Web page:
Bad product strategy prioritizes isolated wins and is constantly trying to find that next thing to keep their product strategy afloat.
Great product strategy doubles down on areas that can result in compounding returns.
Great product leaders identify which components of their product strategy can not only be improved but also help reinforce other components of the strategy, creating compounding results.
8 Signs Of A Bad Product Strategy
Spotting signs of a bad product strategy can help your product team avoid costly errors in the future.
When product strategies are focused on the wrong elements, several symptoms start to emerge.
- Unmeaningful work. People work on things that just end up not mattering or are incremental.
- Randomness. People work on things that are random without a common purpose or theme.
- Thrashing. Goals and objectives just change with the weather, creating a feeling of thrashing among the team and organization.
- Lack of purpose. People don't understand how they fit into the broader picture and how to impact it.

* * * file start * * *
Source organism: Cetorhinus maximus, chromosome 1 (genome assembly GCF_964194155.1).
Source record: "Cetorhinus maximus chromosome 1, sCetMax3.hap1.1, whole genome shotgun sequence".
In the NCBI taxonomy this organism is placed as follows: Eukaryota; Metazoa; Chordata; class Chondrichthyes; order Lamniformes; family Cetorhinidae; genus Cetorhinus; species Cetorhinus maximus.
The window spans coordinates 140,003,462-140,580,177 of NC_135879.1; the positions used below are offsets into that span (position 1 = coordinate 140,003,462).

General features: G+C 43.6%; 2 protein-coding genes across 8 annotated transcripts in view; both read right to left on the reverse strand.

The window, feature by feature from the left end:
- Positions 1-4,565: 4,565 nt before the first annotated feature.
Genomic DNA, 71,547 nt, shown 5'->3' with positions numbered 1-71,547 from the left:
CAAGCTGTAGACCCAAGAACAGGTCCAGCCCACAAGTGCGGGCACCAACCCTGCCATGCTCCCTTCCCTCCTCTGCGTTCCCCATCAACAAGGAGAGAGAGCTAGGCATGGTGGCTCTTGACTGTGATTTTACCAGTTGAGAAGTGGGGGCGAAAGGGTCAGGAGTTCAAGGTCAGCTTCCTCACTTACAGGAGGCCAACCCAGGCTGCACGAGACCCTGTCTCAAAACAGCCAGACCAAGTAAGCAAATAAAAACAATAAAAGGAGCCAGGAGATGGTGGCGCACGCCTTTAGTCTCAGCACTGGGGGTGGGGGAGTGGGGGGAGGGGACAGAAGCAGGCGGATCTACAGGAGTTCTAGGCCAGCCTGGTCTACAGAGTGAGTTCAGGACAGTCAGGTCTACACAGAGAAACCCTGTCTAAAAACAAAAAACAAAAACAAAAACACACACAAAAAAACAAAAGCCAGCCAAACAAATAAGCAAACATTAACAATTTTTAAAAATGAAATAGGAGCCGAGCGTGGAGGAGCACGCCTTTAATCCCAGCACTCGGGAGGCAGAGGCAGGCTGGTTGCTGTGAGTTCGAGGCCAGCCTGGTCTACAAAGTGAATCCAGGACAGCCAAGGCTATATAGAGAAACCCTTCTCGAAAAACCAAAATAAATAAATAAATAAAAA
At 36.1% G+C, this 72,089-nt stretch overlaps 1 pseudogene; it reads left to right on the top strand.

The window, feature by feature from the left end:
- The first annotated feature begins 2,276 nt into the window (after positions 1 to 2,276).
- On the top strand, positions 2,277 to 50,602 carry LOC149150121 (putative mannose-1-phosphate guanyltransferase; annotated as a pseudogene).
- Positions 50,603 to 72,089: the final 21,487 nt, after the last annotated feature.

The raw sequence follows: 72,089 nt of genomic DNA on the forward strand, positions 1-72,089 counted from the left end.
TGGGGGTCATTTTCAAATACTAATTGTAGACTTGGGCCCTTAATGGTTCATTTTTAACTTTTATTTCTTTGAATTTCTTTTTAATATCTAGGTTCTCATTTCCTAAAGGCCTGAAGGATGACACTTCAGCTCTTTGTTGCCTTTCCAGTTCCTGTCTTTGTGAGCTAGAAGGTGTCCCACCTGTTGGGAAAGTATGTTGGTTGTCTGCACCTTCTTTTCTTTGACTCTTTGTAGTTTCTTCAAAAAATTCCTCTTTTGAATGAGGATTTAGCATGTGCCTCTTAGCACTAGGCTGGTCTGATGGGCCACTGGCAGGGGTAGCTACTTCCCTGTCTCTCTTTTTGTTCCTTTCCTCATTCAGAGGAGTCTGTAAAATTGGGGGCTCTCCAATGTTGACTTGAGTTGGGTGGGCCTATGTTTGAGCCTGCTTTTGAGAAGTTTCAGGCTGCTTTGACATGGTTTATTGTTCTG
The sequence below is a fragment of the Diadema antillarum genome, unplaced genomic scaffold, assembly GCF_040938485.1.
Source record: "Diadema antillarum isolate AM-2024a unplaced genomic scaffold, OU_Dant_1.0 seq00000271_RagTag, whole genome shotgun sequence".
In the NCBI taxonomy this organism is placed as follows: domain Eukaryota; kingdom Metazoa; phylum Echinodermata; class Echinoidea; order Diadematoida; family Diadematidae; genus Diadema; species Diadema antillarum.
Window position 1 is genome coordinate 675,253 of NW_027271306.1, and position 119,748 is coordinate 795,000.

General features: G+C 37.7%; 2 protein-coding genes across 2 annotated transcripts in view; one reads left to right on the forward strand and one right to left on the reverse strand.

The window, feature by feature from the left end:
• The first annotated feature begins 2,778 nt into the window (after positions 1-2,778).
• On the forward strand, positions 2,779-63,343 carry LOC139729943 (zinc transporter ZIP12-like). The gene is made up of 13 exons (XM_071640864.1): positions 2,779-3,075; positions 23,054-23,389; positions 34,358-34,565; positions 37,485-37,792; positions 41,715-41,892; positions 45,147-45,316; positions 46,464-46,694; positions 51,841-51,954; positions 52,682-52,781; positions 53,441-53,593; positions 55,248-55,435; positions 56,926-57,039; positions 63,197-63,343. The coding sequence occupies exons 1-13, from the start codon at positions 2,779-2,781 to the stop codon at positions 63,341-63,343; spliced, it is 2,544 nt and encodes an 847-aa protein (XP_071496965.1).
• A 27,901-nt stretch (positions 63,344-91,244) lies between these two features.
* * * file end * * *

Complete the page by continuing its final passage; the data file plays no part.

- A lack of understanding and trust. People don't understand why others are working on what they are working on.
- Inaccurate goals. Goals are consistently way off, over and over.
- Can’t get buy-in. In other words, you struggle to get buy-in around initiatives and you just don't know why.
- Surprise ceilings. You hit these surprise ceilings or local maximums in your attempts to improve your product strategy.
Putting It Into Action
Now that we know what a great product strategy contains, let's take a brief look at how to put it into action.
Putting your product strategy into action involves four stages:
1. Identifying strategic priorities: determining the strategic priorities of your business that are within your scope as a product leader
2. Translating strategic priorities into product work: ideating and refining product work ideas that support your strategic priorities
3. Developing a product workplan: categorizing the sequence of product work based on the degree of impact and urgency
4. Communicating and iterating your product strategy: aligning your strategy with your leadership and team as well as refining your product strategy due to internal and external changes
Want to learn more about putting the perfect product strategy from our experts? They cover each of those stages, and a whole lot more, in our Product Strategy program. Sign up now to unlock it all.